Then, taste some different wines and take note of what you do and don’t like. Note: This doesn’t have to be a splurgy venture! Though the price tag on certain bottles can obviously run very high, you can sample around in thriftier ways, from free wine tastings at your local wine shop, to inexpensive options at Trader Joe’s or Costco, to splitting a bottle among a group of friends for a night in.
This is how you describe the “weight” of a wine. “It’s the way a wine sits in your mouth and leaves its mark on your palate,” she explains. You can categorize a wine as light, medium, or full-bodied. Friedland summarizes the differences like this:
The scale doesn’t go from dry to wet or sweet to sour, but rather dry to sweet. Wine is made through fermentation, and a sweet wine is one that has more residual sugar (or sugar that wasn’t converted into alcohol during fermentation). A dry wine has almost no residual sugar, while an off-dry (or semi-dry) wine is in the middle of the road.
Though all wines are acidic, scientifically speaking, some fall further along the pH scale than others. How to tell if the wine you’re tasting is high in acidity? “Does it make your mouth water? Does it kind of make your teeth hurt like a Sour Patch Kid?” That’s acidity, Friedland explains.
Generally speaking, white wines are more acidic than reds, which is why you may find yourself describing the Riesling you try as tart, mouth-puckering, sour, or mouthwatering.
A kind of bitter compound found in grape skins (and tree bark, coffee, and cacao, among other places), tannins are what make your mouth feel dry after taking a sip of red wine. “Tannin gives the wine grip and sort of dries out your lips and tongue, and can make your teeth feel dry and fuzzy,” Friedland says. They’re not typically as present in white wines, since the skin is pulled from the grape quickly to avoid giving it any color. The exception, though, is orange wine: “That can be an incredibly tannic white wine because you’re leaving the juice in contact with the skin for a very, very long time to make it orange.” So, she says, “People who like really funky orange wines are talking about tannin.”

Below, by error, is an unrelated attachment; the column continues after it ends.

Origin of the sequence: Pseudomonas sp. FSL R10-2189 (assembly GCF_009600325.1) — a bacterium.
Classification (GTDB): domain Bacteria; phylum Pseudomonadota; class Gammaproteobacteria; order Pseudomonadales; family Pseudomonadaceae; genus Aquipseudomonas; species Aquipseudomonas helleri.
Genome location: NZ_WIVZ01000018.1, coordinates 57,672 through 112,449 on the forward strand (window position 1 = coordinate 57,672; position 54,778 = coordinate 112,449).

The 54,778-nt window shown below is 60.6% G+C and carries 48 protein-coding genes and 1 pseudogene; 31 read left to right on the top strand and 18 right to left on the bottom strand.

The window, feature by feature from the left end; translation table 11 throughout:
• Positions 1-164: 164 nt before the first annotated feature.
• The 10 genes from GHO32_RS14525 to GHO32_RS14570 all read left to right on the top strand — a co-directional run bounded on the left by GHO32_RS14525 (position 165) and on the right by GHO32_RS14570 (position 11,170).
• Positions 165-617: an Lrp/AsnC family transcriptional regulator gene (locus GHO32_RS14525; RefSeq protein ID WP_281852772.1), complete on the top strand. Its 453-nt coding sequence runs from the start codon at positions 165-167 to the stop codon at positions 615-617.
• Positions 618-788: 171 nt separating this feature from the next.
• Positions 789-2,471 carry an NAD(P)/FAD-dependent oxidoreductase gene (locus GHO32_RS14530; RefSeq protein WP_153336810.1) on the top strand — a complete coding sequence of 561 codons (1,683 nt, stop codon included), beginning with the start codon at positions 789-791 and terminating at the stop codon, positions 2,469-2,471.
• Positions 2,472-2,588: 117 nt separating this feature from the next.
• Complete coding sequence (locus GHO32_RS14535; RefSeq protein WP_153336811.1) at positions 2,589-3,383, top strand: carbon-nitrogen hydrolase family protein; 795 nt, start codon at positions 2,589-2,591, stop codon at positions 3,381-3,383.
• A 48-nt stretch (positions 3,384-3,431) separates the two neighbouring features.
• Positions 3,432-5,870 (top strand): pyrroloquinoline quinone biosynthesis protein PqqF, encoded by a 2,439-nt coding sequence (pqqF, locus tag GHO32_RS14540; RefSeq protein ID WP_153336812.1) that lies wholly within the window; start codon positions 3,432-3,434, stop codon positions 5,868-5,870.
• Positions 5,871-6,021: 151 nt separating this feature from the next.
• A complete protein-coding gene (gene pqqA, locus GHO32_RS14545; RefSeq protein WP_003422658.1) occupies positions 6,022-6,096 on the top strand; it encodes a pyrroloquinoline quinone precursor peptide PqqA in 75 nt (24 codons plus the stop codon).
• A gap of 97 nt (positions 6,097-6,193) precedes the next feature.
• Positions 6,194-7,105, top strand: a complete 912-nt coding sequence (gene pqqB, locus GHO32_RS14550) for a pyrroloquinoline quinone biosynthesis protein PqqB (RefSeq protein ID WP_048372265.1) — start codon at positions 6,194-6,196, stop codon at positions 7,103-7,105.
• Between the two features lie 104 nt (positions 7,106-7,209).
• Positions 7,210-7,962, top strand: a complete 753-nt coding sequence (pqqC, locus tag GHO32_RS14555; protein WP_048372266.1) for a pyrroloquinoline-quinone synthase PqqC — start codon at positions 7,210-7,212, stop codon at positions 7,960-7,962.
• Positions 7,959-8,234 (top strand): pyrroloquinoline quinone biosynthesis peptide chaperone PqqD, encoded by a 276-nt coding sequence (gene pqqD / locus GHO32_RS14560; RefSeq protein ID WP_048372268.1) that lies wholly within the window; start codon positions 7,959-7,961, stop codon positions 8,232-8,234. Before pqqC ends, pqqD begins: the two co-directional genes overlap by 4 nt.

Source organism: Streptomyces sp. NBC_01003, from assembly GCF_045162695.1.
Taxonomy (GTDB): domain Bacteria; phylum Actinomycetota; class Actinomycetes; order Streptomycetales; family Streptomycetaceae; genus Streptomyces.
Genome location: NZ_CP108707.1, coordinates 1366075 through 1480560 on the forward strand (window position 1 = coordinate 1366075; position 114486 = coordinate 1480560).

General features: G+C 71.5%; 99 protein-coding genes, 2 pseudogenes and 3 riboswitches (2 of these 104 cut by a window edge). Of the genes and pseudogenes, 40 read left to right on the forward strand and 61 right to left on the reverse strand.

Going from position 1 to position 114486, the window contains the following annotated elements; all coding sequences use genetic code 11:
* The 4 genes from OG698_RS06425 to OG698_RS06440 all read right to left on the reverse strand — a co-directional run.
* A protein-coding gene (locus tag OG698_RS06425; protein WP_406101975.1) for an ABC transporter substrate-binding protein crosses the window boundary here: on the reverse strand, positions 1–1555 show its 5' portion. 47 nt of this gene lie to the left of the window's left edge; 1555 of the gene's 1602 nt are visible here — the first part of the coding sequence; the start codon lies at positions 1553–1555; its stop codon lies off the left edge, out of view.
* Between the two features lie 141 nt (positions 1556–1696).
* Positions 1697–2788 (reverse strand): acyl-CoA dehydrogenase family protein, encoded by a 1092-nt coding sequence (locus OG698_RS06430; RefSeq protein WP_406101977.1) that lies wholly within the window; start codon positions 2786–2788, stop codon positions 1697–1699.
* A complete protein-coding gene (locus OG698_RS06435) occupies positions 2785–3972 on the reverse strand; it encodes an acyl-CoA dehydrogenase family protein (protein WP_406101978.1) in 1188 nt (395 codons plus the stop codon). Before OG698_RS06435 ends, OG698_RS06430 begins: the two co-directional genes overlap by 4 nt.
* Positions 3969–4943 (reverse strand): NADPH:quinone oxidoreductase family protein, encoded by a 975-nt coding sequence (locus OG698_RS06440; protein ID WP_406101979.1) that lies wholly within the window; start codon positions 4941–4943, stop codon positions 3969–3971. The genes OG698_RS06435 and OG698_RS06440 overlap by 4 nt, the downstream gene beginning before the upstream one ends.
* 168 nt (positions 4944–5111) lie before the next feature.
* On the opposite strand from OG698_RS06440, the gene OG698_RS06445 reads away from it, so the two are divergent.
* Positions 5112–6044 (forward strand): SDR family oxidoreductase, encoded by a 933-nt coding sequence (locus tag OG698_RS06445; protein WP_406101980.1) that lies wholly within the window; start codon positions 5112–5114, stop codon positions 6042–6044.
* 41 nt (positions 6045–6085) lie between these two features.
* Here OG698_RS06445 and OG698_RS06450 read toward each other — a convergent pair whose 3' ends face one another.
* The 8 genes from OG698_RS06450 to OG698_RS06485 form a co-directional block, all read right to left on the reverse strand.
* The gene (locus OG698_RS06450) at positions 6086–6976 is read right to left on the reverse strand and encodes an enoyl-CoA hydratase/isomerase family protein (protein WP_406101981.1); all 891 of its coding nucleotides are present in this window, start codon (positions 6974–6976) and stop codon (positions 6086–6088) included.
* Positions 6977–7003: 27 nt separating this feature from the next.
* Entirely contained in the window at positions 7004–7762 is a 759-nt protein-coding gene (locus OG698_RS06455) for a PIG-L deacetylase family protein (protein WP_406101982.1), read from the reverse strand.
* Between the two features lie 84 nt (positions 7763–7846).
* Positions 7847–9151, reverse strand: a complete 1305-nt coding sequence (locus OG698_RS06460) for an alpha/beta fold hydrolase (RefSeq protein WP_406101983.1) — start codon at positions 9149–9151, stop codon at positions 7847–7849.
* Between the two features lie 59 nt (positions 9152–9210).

“If the majority of what you’re tasting in a wine is fruit, that’s fruit-forward,” Friedland explains. Of course, fruit is a huge umbrella and what one person thinks of as fruity might vary from another. She says to lean into those personal experiences to develop your wine vocabulary: “If you’re the type of person who loves a fruit cup because it’s acidic and refreshing, that’s a totally different type of character … [than] if you love Skittles and that artificial candy fruit flavor that’s in a lot of wines.” And, though fruity is often confused with sweet, they’re not one in the same! You can absolutely have a dry, fruit wine if you’d like.
Leaning on your experiences with nature is also helpful for determining if a wine is earthy. “I grew up in Texas in the hill country where there’s a ton of limestone, so when I smell that on a wine, I know it’s earthy,” Friedland says. Other earthy notes can be topsoil, rocks, leaves, or anything else “of the earth.”